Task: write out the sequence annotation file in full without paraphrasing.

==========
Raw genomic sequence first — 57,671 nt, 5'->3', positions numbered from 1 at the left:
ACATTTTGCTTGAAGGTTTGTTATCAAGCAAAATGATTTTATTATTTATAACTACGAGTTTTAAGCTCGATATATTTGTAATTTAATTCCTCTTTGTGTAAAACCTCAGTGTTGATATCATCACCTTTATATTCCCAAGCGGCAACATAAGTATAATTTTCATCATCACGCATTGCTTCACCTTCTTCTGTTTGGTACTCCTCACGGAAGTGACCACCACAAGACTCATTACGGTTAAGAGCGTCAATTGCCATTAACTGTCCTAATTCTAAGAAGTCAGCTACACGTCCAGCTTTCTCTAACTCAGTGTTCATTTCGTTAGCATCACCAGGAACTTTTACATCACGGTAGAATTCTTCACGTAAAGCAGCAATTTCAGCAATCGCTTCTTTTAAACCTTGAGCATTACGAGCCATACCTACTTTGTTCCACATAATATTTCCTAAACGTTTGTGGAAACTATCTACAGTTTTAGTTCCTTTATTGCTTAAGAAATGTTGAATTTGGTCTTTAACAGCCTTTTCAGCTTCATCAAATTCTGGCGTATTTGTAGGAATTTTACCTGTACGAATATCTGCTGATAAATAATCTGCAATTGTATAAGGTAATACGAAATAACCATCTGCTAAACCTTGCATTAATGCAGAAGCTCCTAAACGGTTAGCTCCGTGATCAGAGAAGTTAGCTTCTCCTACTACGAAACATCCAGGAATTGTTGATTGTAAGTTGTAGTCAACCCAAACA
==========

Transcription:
Raw genomic sequence first — 57,671 nt, 5'->3', positions numbered from 1 at the left:
ACATTTTGCTTGAAGGTTTGTTATCAAGCAAAATGATTTTATTATTTATAACTACGAGTTTTAAGCTCGATATATTTGTAATTTAATTCCTCTTTGTGTAAAACCTCAGTGTTGATATCATCACCTTTATATTCCCAAGCGGCAACATAAGTATAATTTTCATCATCACGCATTGCTTCACCTTCTTCTGTTTGGTACTCCTCACGGAAGTGACCACCACAAGACTCATTACGGTTAAGAGCGTCAATTGCCATTAACTGTCCTAATTCTAAGAAGTCAGCTACACGTCCAGCTTTCTCTAACTCAGTGTTCATTTCGTTAGCATCACCAGGAACTTTTACATCACGGTAGAATTCTTCACGTAAAGCAGCAATTTCAGCAATCGCTTCTTTTAAACCTTGAGCATTACGAGCCATACCTACTTTGTTCCACATAATATTTCCTAAACGTTTGTGGAAACTATCTACAGTTTTAGTTCCTTTATTGCTTAAGAAATGTTGAATTTGGTCTTTAACAGCCTTTTCAGCTTCATCAAATTCTGGCGTATTTGTAGGAATTTTACCTGTACGAATATCTGCTGATAAATAATCTGCAATTGTATAAGGTAATACGAAATAACCATCTGCTAAACCTTGCATTAATGCAGAAGCTCCTAAACGGTTAGCTCCGTGATCAGAGAAGTTAGCTTCTCCTACTACGAAACATCCAGGAATTGTTGATTGTAAGTTGTAGTCAACCCAAACA